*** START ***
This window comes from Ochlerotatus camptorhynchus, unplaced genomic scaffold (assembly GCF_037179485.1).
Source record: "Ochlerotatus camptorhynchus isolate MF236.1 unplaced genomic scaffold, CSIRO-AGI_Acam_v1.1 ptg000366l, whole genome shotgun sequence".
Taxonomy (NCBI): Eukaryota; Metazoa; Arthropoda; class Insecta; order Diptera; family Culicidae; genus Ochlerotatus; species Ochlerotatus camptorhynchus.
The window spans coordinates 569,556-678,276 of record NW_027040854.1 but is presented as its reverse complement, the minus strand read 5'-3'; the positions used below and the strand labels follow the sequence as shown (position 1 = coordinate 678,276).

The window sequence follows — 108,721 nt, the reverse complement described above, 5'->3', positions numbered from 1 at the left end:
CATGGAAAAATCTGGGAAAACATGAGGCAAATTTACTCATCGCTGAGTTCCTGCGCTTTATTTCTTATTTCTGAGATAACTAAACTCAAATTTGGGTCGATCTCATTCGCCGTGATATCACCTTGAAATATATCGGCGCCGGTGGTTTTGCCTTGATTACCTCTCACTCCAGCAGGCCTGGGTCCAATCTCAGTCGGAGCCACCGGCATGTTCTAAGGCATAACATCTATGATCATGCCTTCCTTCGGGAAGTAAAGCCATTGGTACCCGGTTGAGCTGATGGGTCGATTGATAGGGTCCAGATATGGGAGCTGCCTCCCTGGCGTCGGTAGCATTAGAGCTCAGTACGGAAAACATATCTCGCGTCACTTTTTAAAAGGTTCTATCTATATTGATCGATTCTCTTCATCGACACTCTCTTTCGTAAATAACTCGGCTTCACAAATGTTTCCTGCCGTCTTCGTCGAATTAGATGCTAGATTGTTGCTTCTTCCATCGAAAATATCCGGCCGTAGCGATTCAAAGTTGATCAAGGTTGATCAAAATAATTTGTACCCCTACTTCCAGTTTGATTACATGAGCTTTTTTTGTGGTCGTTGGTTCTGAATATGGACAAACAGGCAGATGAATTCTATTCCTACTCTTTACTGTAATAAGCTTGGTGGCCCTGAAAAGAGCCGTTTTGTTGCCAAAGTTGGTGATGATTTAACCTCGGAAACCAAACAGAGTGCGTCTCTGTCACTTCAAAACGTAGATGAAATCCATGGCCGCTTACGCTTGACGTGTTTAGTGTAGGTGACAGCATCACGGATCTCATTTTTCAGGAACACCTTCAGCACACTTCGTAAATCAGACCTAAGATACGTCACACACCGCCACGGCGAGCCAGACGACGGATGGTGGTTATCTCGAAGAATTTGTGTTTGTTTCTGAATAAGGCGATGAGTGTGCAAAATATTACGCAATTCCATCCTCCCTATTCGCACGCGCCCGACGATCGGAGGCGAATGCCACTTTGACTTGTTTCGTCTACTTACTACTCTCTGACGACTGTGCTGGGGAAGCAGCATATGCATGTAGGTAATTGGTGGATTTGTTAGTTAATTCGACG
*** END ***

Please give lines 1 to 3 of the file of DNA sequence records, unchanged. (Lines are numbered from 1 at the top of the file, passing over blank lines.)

This window comes from Ochlerotatus camptorhynchus, unplaced genomic scaffold (assembly GCF_037179485.1).
Source record: "Ochlerotatus camptorhynchus isolate MF236.1 unplaced genomic scaffold, CSIRO-AGI_Acam_v1.1 ptg000366l, whole genome shotgun sequence".
Taxonomy (NCBI): Eukaryota; Metazoa; Arthropoda; class Insecta; order Diptera; family Culicidae; genus Ochlerotatus; species Ochlerotatus camptorhynchus.